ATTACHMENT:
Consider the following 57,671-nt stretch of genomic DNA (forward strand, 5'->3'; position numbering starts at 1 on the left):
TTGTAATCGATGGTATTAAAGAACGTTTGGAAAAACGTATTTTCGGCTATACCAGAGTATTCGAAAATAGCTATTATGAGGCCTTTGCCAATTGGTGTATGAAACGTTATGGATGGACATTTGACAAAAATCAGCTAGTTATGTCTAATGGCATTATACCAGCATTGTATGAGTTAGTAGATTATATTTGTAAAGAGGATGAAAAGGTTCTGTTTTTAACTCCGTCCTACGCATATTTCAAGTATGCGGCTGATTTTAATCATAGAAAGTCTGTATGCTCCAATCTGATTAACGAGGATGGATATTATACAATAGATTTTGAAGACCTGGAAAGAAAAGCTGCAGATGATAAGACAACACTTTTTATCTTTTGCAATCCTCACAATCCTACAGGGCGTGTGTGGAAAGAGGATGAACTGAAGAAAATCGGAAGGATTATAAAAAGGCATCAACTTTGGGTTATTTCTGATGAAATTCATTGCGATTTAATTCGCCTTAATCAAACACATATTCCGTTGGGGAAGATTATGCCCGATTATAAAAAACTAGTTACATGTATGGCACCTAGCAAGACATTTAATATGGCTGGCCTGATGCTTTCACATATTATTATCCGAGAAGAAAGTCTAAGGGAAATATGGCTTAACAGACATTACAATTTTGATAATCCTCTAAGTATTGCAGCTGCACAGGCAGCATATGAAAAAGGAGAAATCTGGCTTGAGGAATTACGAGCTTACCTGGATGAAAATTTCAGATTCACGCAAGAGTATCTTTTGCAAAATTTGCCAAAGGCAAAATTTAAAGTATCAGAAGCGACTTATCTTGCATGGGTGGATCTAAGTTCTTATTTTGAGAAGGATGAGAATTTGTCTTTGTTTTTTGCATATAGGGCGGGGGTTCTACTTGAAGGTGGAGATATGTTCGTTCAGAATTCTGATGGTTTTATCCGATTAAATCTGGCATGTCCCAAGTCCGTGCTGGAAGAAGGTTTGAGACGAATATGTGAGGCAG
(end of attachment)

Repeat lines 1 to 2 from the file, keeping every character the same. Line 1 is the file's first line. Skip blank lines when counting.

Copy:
Consider the following 57,671-nt stretch of genomic DNA (forward strand, 5'->3'; position numbering starts at 1 on the left):
TTGTAATCGATGGTATTAAAGAACGTTTGGAAAAACGTATTTTCGGCTATACCAGAGTATTCGAAAATAGCTATTATGAGGCCTTTGCCAATTGGTGTATGAAACGTTATGGATGGACATTTGACAAAAATCAGCTAGTTATGTCTAATGGCATTATACCAGCATTGTATGAGTTAGTAGATTATATTTGTAAAGAGGATGAAAAGGTTCTGTTTTTAACTCCGTCCTACGCATATTTCAAGTATGCGGCTGATTTTAATCATAGAAAGTCTGTATGCTCCAATCTGATTAACGAGGATGGATATTATACAATAGATTTTGAAGACCTGGAAAGAAAAGCTGCAGATGATAAGACAACACTTTTTATCTTTTGCAATCCTCACAATCCTACAGGGCGTGTGTGGAAAGAGGATGAACTGAAGAAAATCGGAAGGATTATAAAAAGGCATCAACTTTGGGTTATTTCTGATGAAATTCATTGCGATTTAATTCGCCTTAATCAAACACATATTCCGTTGGGGAAGATTATGCCCGATTATAAAAAACTAGTTACATGTATGGCACCTAGCAAGACATTTAATATGGCTGGCCTGATGCTTTCACATATTATTATCCGAGAAGAAAGTCTAAGGGAAATATGGCTTAACAGACATTACAATTTTGATAATCCTCTAAGTATTGCAGCTGCACAGGCAGCATATGAAAAAGGAGAAATCTGGCTTGAGGAATTACGAGCTTACCTGGATGAAAATTTCAGATTCACGCAAGAGTATCTTTTGCAAAATTTGCCAAAGGCAAAATTTAAAGTATCAGAAGCGACTTATCTTGCATGGGTGGATCTAAGTTCTTATTTTGAGAAGGATGAGAATTTGTCTTTGTTTTTTGCATATAGGGCGGGGGTTCTACTTGAAGGTGGAGATATGTTCGTTCAGAATTCTGATGGTTTTATCCGATTAAATCTGGCATGTCCCAAGTCCGTGCTGGAAGAAGGTTTGAGACGAATATGTGAGGCAG